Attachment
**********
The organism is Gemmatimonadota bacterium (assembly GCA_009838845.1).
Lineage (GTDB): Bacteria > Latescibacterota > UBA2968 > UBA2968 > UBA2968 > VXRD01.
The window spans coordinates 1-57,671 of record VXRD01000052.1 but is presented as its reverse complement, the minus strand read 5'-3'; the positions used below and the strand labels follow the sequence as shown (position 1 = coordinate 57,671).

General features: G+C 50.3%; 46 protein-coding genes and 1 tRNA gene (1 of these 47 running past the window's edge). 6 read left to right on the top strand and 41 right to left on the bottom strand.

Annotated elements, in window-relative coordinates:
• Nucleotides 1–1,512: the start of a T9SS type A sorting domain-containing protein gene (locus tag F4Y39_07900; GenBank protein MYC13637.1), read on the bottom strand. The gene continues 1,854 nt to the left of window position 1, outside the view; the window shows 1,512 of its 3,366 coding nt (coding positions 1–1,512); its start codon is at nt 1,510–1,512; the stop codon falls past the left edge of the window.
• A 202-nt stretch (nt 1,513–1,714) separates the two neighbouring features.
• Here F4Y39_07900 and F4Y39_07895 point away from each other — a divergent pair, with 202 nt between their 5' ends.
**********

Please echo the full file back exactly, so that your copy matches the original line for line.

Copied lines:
The organism is Gemmatimonadota bacterium (assembly GCA_009838845.1).
Lineage (GTDB): Bacteria > Latescibacterota > UBA2968 > UBA2968 > UBA2968 > VXRD01.
The window spans coordinates 1-57,671 of record VXRD01000052.1 but is presented as its reverse complement, the minus strand read 5'-3'; the positions used below and the strand labels follow the sequence as shown (position 1 = coordinate 57,671).

General features: G+C 50.3%; 46 protein-coding genes and 1 tRNA gene (1 of these 47 running past the window's edge). 6 read left to right on the top strand and 41 right to left on the bottom strand.

Annotated elements, in window-relative coordinates:
• Nucleotides 1–1,512: the start of a T9SS type A sorting domain-containing protein gene (locus tag F4Y39_07900; GenBank protein MYC13637.1), read on the bottom strand. The gene continues 1,854 nt to the left of window position 1, outside the view; the window shows 1,512 of its 3,366 coding nt (coding positions 1–1,512); its start codon is at nt 1,510–1,512; the stop codon falls past the left edge of the window.
• A 202-nt stretch (nt 1,513–1,714) separates the two neighbouring features.
• Here F4Y39_07900 and F4Y39_07895 point away from each other — a divergent pair, with 202 nt between their 5' ends.